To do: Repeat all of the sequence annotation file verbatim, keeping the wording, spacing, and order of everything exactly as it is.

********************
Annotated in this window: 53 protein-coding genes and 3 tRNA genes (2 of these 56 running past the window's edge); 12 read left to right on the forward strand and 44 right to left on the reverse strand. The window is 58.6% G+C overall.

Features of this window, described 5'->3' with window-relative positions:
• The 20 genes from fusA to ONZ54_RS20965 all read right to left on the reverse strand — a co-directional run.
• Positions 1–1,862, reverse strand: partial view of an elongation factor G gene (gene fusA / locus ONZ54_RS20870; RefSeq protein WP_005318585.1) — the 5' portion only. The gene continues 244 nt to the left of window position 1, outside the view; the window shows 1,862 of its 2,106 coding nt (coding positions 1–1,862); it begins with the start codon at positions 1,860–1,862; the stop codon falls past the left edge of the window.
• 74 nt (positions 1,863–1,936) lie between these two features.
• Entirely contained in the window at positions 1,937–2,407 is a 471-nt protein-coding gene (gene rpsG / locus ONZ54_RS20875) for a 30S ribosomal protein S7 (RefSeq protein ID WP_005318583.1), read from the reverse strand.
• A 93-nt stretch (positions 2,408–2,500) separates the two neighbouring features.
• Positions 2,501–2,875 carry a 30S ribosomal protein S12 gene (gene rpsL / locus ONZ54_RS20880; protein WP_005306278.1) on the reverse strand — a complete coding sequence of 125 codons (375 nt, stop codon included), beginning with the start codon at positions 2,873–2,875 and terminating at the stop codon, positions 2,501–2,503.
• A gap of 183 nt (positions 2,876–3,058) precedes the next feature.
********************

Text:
Annotated in this window: 53 protein-coding genes and 3 tRNA genes (2 of these 56 running past the window's edge); 12 read left to right on the forward strand and 44 right to left on the reverse strand. The window is 58.6% G+C overall.

Features of this window, described 5'->3' with window-relative positions:
• The 20 genes from fusA to ONZ54_RS20965 all read right to left on the reverse strand — a co-directional run.
• Positions 1–1,862, reverse strand: partial view of an elongation factor G gene (gene fusA / locus ONZ54_RS20870; RefSeq protein WP_005318585.1) — the 5' portion only. The gene continues 244 nt to the left of window position 1, outside the view; the window shows 1,862 of its 2,106 coding nt (coding positions 1–1,862); it begins with the start codon at positions 1,860–1,862; the stop codon falls past the left edge of the window.
• 74 nt (positions 1,863–1,936) lie between these two features.
• Entirely contained in the window at positions 1,937–2,407 is a 471-nt protein-coding gene (gene rpsG / locus ONZ54_RS20875) for a 30S ribosomal protein S7 (RefSeq protein ID WP_005318583.1), read from the reverse strand.
• A 93-nt stretch (positions 2,408–2,500) separates the two neighbouring features.
• Positions 2,501–2,875 carry a 30S ribosomal protein S12 gene (gene rpsL / locus ONZ54_RS20880; protein WP_005306278.1) on the reverse strand — a complete coding sequence of 125 codons (375 nt, stop codon included), beginning with the start codon at positions 2,873–2,875 and terminating at the stop codon, positions 2,501–2,503.
• A gap of 183 nt (positions 2,876–3,058) precedes the next feature.